Introduction: Perinatal loss is often a traumatic outcome for families. While there are limited data about depressive outcomes in small populations, information about depression and posttraumatic stress disorder among large racially and economically diverse populations is sparse.
Methods: We collaborated with the Michigan Department of Community Health to conduct a longitudinal survey of bereaved mothers with stillbirth or infant death under 28 days of life and live-birth (control) mothers in Michigan. The study assessed 9-month mental health outcomes including self-reported symptoms of depression and posttraumatic stress disorder along with information about demographics, pregnancy and loss experience, social support, and past and present mental health and treatment.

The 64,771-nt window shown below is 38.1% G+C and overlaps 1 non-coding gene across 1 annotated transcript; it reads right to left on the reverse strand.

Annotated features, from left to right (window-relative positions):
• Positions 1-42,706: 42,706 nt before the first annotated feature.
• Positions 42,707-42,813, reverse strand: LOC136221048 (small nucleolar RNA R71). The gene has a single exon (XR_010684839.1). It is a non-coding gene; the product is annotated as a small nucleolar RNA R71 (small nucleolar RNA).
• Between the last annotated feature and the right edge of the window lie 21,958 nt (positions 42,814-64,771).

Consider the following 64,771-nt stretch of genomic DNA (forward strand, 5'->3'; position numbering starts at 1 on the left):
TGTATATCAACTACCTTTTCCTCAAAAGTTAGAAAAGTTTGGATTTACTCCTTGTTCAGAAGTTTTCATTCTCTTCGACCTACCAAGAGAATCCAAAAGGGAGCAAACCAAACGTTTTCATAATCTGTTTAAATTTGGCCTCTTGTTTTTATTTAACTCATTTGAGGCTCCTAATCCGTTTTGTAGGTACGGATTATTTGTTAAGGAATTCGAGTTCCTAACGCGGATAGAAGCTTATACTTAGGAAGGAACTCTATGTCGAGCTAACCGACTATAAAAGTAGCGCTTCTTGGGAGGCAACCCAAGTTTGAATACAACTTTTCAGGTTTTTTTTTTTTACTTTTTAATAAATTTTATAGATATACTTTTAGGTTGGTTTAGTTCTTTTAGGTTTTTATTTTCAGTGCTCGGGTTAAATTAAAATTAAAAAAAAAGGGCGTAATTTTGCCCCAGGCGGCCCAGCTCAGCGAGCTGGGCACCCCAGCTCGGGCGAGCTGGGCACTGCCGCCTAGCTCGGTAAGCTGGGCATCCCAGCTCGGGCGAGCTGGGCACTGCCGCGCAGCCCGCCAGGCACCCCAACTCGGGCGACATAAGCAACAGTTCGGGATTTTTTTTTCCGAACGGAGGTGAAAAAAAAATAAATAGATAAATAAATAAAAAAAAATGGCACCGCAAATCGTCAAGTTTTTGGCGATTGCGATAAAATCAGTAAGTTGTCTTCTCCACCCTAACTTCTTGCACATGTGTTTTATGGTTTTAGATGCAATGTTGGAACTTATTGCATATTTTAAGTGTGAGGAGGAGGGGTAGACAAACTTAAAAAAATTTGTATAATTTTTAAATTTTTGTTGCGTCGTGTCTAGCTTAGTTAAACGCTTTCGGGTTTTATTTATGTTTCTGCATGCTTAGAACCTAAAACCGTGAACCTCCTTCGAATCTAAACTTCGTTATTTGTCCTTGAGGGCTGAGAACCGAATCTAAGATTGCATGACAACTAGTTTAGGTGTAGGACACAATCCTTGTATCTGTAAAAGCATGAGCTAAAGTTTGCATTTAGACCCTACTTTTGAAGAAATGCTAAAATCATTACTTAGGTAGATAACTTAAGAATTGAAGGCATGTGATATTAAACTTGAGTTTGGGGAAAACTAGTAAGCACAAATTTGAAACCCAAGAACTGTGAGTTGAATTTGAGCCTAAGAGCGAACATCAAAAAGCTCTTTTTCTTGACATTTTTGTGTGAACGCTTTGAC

Results: Of 1400 women contacted by the State of Michigan, 609 completed surveys and were eligible to participate for a 44% response rate (377 bereaved mothers and 232 control mothers with live births). In multivariable analysis, bereaved women had nearly 4-fold higher odds of having a positive screen for depression and 7-fold higher odds of a positive screen for post-traumatic stress disorder after controlling for demographic and personal risk variables. A minority of screen-positive women were receiving any type of psychiatric treatment.
Conclusion: This is the largest epidemiologically based study to date to measure the psychological impact of perinatal loss. Nine months after a loss, bereaved women showed high levels of distress with limited rates of treatment. Symptoms need to be monitored over time for persisting disorder and further research should identify women at highest risk for poor outcomes.